Abstract T P376: Trends in Hospitalization for Non Traumatic Pediatric Stroke from 1997 to 2009: The Kids’ Inpatient Database
Introduction: Pediatric stroke is known to be a small proportion of all strokes seen in the US. There has been little recent publication of temporal trends in hospitalization rates due to stroke in children. The Kids’ Inpatient Database (KID) is a sample of pediatric discharges available from community non-rehabilitation hospitals collected every 3 years (2,521 hospitals in 1997 to 4,121 hospitals in 2009, the most recent year in this study).
Methods: Using data on children less than 19 years of age from KID for the years 1997, 2000, 2003, 2006, and 2009, we wanted to examine whether rates and costs of stroke related hospitalizations have changed over time. Only the primary discharge diagnosis was considered for hospitalizations due to stroke. Hospitalizations having a secondary diagnosis of traumatic brain injury and those with a secondary diagnosis of in-hospital birth were excluded. Stroke was defined for this study as ICD-9 codes of 430.xx, and 431.xx (hemorrhage); and 433.xx, 434.xx, and 436 (ischemic, IS). SAS® survey software was used to determine the appropriate weighted variances and estimates, due to the KID sampling scheme. Trends in rates over time were assessed using the Cochran-Armitage test.
Results: For the five years sampled between 1997 and 2009, there were 8841 estimated hospitalizations with a primary diagnosis of stroke, out of 13,643,666 total estimated hospitalizations. Estimates for pediatric hospitalizations due to hemorrhage increased from 28/100,000 to 31/100,000 (p<.01) between 1997 and 2009. For IS, the hospitalization rate increased from 30/100,000 to 37/100,000 (P<.001). Combined rates increased from 59/100,000 to 68/100,000 (p<.0001). The average total charge for a hospitalization due to hemorrhage increased from $66,800 in 1997 to $149,000 in 2009. Charge for an IS hospitalization increased from $28,000 in 1997, to $75,600 in 2009. All charges are expressed in 2009 dollars.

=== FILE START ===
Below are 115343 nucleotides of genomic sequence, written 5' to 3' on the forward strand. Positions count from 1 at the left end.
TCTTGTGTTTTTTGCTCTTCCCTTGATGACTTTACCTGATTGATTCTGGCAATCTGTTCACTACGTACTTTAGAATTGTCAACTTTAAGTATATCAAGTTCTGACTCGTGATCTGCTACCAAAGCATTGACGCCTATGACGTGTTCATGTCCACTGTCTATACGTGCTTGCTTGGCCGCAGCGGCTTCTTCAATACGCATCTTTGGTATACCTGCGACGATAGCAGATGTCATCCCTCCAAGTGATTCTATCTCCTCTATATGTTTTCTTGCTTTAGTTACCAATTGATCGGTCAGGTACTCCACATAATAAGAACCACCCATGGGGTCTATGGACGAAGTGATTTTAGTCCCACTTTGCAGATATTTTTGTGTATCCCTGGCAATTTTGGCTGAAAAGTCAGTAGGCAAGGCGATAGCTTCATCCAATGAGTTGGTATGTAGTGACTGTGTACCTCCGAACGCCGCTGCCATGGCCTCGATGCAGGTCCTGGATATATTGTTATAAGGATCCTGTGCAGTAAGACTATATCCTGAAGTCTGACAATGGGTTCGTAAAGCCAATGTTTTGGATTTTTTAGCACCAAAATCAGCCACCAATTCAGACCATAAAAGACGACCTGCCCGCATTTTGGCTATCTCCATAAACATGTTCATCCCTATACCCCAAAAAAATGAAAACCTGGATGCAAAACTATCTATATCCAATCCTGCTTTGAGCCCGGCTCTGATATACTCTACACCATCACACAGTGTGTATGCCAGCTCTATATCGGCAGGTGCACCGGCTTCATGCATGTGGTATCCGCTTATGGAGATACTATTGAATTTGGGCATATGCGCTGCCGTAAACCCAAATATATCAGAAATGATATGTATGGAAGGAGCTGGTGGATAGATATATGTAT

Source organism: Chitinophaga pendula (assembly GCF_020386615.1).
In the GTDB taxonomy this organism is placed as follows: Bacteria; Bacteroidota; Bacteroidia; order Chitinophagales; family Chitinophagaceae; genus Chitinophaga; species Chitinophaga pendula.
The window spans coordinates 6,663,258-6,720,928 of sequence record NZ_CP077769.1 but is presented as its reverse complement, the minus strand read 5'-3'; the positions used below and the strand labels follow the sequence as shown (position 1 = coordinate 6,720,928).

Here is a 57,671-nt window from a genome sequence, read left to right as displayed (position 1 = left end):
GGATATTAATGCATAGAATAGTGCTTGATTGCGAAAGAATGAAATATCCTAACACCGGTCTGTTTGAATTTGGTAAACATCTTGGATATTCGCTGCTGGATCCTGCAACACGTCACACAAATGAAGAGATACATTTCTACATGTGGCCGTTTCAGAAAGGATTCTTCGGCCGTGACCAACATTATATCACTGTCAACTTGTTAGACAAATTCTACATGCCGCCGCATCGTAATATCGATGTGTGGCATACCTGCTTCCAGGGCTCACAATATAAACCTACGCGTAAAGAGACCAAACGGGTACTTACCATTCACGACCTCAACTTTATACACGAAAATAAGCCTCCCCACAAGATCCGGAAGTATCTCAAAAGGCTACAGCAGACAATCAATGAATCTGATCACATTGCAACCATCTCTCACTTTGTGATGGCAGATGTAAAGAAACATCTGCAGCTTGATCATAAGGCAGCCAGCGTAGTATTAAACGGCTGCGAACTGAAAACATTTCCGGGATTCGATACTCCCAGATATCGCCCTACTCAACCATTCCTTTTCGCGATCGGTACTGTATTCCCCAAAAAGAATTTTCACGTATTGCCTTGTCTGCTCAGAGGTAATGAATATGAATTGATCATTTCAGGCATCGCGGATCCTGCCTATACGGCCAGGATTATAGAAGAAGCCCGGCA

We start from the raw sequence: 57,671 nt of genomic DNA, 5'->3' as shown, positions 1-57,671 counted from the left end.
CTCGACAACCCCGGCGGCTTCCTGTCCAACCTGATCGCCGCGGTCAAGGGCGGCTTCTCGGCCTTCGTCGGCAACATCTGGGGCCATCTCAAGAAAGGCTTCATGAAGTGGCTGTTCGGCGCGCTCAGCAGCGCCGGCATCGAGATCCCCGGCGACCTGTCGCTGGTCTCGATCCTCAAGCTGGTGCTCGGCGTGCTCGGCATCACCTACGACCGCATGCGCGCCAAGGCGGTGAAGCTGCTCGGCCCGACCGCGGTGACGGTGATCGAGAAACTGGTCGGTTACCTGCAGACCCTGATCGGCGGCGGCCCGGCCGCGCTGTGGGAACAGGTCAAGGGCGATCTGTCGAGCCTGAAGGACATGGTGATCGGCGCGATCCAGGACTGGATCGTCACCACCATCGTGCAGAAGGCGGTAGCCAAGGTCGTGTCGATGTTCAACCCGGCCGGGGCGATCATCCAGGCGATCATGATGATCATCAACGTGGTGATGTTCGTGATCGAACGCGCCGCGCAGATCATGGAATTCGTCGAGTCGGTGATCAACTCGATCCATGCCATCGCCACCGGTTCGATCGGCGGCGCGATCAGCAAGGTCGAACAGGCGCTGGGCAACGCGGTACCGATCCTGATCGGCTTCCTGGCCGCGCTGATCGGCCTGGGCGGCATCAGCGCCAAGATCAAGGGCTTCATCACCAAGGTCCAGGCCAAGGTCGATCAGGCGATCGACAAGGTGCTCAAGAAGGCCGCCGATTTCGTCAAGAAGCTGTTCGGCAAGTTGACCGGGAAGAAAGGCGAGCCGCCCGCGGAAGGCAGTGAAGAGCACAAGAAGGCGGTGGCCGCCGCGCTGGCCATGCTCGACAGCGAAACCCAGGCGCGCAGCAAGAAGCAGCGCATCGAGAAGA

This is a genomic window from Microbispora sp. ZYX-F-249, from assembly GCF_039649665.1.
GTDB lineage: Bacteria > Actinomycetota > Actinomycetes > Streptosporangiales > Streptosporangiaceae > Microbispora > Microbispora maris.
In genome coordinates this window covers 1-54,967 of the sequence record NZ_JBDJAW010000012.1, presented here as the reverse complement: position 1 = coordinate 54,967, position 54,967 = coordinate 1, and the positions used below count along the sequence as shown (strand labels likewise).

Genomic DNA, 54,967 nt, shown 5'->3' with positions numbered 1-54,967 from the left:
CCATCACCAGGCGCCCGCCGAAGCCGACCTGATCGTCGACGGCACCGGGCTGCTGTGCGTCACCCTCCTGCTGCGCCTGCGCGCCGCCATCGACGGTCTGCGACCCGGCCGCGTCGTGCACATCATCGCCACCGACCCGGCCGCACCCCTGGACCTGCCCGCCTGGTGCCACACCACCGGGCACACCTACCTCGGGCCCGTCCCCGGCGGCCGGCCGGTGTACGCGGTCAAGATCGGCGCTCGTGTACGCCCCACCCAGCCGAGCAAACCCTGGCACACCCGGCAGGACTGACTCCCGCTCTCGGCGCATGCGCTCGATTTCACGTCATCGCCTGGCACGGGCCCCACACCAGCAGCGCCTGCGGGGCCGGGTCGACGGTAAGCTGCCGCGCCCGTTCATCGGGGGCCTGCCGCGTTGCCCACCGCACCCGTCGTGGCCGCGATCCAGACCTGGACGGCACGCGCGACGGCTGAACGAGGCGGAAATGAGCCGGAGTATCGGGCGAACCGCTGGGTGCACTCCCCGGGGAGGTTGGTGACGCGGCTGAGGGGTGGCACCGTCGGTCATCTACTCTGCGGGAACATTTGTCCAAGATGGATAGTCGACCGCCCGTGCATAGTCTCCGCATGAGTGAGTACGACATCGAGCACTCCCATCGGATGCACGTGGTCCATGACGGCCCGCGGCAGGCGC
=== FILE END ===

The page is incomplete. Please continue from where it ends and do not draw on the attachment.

Conclusion: Cost per pediatric hospitalization with a primary diagnosis of stroke more than doubled between 1997 and 2009. There was an increase of 15% in the rate of pediatric hospitalizations with diagnosis of stroke in the same time period. Whether this change is due to changes in coding, or an increase in stroke incidence needs to be investigated further.
Author Disclosures: P.R. Khoury: None. J.C. Khoury: None.
- © 2015 by American Heart Association, Inc.